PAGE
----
Opponents of combat sports will often ask fans ‘how can you watch that?’ in reference to the facial lacerations, concussive knockouts or ligament-snapping submissions it occasionally offers.
Saturday night’s semi-main event at UFC 138 in Birmingham, England had no such incident which could have provided a graphic image as a tool to raise the ire of the British tabloid newspapers, yet as the end approached it was hard to do anything else but observe through the gaps in your fingers.
In the broader picture, Brad Pickett’s first-round submission defeat to Renan Barao signifies the birth of a new number one contender in the bantamweight division, and an exciting one at that. A Brazilian wunderkind who boasts speed and power in equal measure while being dangerous wherever the fight takes place, the type of fighter who could ask the most potent questions yet of current champion Dominick Cruz.
That was little consolation to the thousands of British fans in attendance at the LG Arena, though, or the man they had come to cheer on vociferously.
“I’m not going to lie – I know I’m in the mix, but I don’t like to think about it too much,” Pickett said, of a possible title shot, in the days leading up to the fight. “If I lose this fight Saturday that means nothing and I’ll have gone in completely the other direction.”
His reluctance to dwell on the possibility of moving a step closer to his dream is a classic self-preservation measure. Yet the image of him holding his head in his hands after being submitted brought to mind another phrase: ‘I can take defeat, but it’s the hope that hurts.’
Pickett was a fighter who believed he was on a path to a title shot. Prior to Saturday night, he last fought in Birmingham in May 2008 when he earned a decision victory over Paul Reed in the Cage Rage promotion. Since then, after dropping to his natural weight class, he has fought in California, Las Vegas and Arizona while clocking up plenty of air miles to train with the elite squad at American Top Team.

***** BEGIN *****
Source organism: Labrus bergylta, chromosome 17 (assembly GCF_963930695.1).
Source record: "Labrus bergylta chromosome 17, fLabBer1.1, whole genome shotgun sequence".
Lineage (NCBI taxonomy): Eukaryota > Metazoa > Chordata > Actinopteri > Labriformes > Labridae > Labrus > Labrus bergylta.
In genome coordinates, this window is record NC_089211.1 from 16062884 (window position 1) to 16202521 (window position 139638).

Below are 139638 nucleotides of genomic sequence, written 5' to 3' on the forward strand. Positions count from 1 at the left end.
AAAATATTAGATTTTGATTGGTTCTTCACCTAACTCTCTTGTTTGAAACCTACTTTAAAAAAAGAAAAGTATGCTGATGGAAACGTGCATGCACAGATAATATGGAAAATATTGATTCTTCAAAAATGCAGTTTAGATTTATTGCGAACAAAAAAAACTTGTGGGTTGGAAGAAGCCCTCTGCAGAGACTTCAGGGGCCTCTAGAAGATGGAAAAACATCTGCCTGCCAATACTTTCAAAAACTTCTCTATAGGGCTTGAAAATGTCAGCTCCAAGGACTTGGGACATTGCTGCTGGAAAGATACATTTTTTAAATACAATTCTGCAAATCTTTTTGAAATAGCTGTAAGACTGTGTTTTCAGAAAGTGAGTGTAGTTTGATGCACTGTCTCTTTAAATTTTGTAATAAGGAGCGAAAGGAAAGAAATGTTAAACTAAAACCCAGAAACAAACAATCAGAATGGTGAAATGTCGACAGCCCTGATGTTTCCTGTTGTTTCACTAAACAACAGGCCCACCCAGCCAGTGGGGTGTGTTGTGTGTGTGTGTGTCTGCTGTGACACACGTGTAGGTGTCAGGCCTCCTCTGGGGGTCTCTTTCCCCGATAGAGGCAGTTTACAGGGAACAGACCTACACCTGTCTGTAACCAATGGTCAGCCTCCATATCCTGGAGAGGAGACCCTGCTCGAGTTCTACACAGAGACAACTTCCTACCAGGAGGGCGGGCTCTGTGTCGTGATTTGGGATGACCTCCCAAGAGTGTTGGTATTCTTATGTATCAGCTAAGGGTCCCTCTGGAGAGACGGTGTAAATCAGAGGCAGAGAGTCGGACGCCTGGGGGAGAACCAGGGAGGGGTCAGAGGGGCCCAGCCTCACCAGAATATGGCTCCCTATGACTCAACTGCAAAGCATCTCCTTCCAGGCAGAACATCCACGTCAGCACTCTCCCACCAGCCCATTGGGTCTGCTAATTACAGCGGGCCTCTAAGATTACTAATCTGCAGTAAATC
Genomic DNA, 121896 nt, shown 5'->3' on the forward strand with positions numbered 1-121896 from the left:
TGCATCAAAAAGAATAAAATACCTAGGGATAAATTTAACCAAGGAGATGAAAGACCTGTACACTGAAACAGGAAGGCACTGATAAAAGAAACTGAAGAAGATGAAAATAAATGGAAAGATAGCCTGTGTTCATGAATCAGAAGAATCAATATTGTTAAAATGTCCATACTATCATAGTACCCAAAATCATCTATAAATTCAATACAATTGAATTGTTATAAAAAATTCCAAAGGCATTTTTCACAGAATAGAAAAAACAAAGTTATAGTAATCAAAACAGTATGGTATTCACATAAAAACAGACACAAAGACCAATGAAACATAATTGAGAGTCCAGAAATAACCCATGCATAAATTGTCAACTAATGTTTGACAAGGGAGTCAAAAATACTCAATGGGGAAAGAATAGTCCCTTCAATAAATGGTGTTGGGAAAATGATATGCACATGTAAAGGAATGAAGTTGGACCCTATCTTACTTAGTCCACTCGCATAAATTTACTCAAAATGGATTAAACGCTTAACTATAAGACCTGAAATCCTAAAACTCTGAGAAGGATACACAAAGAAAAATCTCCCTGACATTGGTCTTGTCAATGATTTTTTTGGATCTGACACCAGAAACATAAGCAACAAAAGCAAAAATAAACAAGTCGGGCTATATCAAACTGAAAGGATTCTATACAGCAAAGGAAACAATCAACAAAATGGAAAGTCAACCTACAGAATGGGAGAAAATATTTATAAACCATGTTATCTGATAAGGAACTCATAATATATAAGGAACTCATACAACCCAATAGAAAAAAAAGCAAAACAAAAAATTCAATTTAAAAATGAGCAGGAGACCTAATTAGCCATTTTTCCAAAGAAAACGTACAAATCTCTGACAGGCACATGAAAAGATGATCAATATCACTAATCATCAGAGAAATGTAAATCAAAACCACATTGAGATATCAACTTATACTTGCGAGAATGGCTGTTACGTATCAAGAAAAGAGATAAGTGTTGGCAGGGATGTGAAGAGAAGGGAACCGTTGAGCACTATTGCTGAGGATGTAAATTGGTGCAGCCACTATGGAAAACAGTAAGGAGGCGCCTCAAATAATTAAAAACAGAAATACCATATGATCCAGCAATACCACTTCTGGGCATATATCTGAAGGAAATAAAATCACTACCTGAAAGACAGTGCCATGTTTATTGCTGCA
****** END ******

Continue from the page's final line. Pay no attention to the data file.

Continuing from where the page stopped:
In that time he faced the last two men to challenge Cruz for the belt in Scott Jorgensen and Demetrious Johnson, beating the latter and then losing a paper-thin decision the other. His dreams weren’t without foundation. After years of hard work and sacrifice, he had proven that he deserved to be mentioned in the same terms as the division’s elite.
That is little consolation when you are trapped in a rear naked choke though and the only options are to submit or be woken up later on and told you have lost.
Perhaps it is in the reason Pickett delayed by a split second before tapping. As his supporters screamed encouragement in vain, maybe the flashbacks of the path he had trodden to get to this point suddenly streamed through his rapidly fading consciousness.
“When we started exchanging I actually felt really comfortable. He hit me with a few shots and I was like “okay, this is cool, I’m fine” and the next thing I know I’m on my back,” said Pickett.
“I still came round and tried to get out of being on the bottom, but he was pretty slick and took my back and sunk it in, so well done to him.”
He added: “I’m not even thinking about the title to be honest. I just want to get back in there and give someone a beating to make myself feel like a man again. This sport sucks coming in second. You don’t want to come second ever. I’m a very competitive person and for me it’s just winning.
“I don’t care about belts – I just want to beat people who are in front of me and I got beat, so I want to get in there as soon as possible and try and knock someone’s head off.”
Barao’s win was no flash submission. The Brazilian was quicker to the punch on the feet and dropped Pickett with a knee before flying through the air to take his back in an instant. He was better man on the night and may prove to be the best in the division as a whole.
As the Nova União fighter celebrated, Pickett had to be lifted by his cornermen. When the result was made official by ring announcer Bruce Buffer he still could not lift his head, such was the weight of the despondency.
The night had promised so much. It was his UFC debut and a fight to determine a number one contender in front of his home fans in what he hoped would be the coming out party to put him on the same domestic stage as fighters such as Michael Bisping and Dan Hardy. Yet it had been ended in under five minutes.
He had gone all in and Barao had better cards. Of course this tale is not unique to Pickett and he has the talent to eventually fight his way back into contention, but as he trudged back to the dressing room it was hard not to be struck by the emotion of the occasion.
The feelings that the fight, and others like it, evoked are real. They are honest, sometimes brutally so. However they are exactly the reason combat sports resonate in the manner they do.
It doesn’t make it any easier to watch.
Follow Iain Liddle on Twitter @iainliddle
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